About five years ago, UC Riverside Culver Center and Sweeney Gallery curator Jennifer Frias says she saw a kind of resurgence of 1980s music, movies, and fashion. Immediately she wondered: "What about 1980s art?" In her new exhibit "Second Wave: Aesthetics of the 80s in Today's Contemporary Art," Frias examines the connection between the aesthetics of a group of artists who were born and raised in the 1980s and the work of some of that decade's signal artists and movements. "I thought it would be interesting to see if there was any correlation with process that contemporary artists are [currently] using to respond to the 1980s aesthetic based on styles and movements in contemporary art at that time," she says.
Frias cites the widespread appropriation of images, a renewed interest in painting after the conceptualism of the 1970s ushered in the dematerialization of art, the rise of graffiti art and various political and social matters including gay activism and identity politics as important influences on the aesthetics of art of the 1980s.
Indeed, the 1980s were witness to an increasing engagement between art and popular culture. The 2012 show "This Will Have Been: Art, Love and Politics in the 1980s," which debuted at the Museum of Contemporary Art Chicago and was organized by Helen Molesworth, then the Barbara Lee Chief Curator at ICA/Boston and now the chief curator at MOCA, cited the artists who became prominent in the 1980s as the first generation of artists who grew up with a television in the home.
Frias says many of the artists in "Second Wave" told her they were influenced by "MTV, Saturday morning cartoons, and product branding." Product branding, she says, "was so extreme and prominent, like with Nike and Calvin Klein commercials and perfumes, that's the way advertising was done, whether it was in print or on television, there were subliminal messages that were embedded within the visuals that enticed the viewer."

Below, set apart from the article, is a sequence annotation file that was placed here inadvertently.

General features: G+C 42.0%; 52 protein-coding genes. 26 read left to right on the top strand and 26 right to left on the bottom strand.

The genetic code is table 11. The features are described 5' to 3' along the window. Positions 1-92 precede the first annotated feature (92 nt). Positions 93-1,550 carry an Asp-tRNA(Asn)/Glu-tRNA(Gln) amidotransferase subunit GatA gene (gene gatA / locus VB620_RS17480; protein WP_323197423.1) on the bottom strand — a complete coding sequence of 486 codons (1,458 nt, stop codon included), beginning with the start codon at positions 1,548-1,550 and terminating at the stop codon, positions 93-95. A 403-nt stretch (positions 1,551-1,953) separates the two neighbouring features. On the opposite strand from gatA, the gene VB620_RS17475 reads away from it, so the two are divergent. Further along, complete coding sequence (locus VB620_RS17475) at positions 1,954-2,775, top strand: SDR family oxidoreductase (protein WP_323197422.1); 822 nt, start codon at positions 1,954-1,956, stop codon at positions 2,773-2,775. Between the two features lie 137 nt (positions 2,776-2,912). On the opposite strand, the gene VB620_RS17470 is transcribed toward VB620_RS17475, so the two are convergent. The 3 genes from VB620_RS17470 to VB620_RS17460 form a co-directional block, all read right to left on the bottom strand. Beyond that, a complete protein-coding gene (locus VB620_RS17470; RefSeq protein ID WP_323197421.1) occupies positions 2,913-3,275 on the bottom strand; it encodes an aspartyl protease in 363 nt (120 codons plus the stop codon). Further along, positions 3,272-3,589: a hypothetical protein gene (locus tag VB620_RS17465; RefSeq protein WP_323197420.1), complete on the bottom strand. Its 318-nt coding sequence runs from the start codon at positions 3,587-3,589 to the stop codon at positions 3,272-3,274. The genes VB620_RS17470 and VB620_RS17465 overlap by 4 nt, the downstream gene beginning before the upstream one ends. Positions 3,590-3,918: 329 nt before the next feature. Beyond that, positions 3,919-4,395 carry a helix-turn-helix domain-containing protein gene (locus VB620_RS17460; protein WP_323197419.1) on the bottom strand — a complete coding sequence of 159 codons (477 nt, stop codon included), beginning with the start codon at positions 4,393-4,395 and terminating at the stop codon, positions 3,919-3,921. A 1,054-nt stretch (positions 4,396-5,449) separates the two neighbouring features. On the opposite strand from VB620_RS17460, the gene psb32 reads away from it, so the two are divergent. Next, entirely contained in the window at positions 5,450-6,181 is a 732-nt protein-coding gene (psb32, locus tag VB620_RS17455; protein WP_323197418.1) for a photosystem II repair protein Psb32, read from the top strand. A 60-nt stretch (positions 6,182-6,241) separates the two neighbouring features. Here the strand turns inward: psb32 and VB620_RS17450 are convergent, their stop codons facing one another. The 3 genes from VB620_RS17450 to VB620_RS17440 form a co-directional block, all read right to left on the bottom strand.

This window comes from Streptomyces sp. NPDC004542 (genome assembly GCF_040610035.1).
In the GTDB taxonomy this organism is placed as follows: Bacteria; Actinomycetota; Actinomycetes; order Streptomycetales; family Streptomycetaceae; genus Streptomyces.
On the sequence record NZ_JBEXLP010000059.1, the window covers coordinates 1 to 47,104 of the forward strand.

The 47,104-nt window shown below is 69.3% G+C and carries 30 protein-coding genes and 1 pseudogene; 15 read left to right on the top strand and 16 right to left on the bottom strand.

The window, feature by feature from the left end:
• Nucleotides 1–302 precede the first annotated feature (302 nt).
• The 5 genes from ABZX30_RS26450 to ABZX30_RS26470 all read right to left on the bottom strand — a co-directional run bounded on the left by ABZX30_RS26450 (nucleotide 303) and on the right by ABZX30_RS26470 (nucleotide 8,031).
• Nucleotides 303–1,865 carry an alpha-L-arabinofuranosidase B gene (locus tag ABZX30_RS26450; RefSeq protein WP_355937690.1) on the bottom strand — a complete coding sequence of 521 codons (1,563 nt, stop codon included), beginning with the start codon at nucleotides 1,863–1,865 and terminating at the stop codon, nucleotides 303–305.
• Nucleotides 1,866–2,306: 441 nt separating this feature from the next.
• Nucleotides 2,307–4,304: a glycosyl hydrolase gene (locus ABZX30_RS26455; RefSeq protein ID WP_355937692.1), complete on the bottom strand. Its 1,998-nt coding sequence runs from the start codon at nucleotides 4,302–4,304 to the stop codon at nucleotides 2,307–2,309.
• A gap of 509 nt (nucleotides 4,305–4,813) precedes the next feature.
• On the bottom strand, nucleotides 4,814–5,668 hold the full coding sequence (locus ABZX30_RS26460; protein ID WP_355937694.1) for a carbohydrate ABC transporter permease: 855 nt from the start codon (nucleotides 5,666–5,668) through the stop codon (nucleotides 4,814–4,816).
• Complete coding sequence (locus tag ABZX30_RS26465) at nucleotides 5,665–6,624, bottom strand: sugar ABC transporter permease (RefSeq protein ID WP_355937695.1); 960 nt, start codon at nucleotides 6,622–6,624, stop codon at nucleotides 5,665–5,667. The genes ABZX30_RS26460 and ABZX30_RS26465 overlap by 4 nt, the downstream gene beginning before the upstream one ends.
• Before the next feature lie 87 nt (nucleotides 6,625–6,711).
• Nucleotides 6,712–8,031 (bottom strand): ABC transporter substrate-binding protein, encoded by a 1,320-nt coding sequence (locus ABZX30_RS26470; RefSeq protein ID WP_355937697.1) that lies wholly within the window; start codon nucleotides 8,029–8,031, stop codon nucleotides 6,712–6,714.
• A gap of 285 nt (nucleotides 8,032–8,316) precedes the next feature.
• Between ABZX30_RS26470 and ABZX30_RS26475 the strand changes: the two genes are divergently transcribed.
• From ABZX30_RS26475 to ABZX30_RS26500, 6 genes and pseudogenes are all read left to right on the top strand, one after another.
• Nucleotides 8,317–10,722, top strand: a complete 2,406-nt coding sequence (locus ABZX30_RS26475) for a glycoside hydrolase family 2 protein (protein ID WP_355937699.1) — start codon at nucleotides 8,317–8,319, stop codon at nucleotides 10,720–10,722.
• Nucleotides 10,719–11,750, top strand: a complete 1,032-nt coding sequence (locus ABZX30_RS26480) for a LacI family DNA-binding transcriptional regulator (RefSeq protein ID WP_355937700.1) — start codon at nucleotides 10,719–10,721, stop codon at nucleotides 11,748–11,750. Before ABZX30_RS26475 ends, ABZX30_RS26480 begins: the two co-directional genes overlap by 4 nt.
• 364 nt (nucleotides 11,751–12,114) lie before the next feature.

Another influence clearly is late night cable television where the message was not so subliminal. Mark Batongmalaque's "Don't Say Yes" (2015), a sculptural work of silhouetted figurative outlines cut from ultra light MDF, hangs in the atrium of the Culver Center. Abstract geometric patterns are projected onto the panels, which are shaped like reclining female figures, revealing the recognizable shape of a breast, a woman leaning on her elbow, or the curve of her hips. In addition to referencing Neo-Geometric Conceptualism, an art movement from the 1980s, the patterns also suggest "the interference patterns of cable TV," Frias says. "Mark mentioned," she continues in a note of humor, relating a story that many men in their thirties or forties may find familiar, "that when he was a teenager sometimes he was 'lucky enough' to watch a porn channel through the scrambled television signal. He was also influenced by movies like "Tron" that were about technology ushering in a new utopia."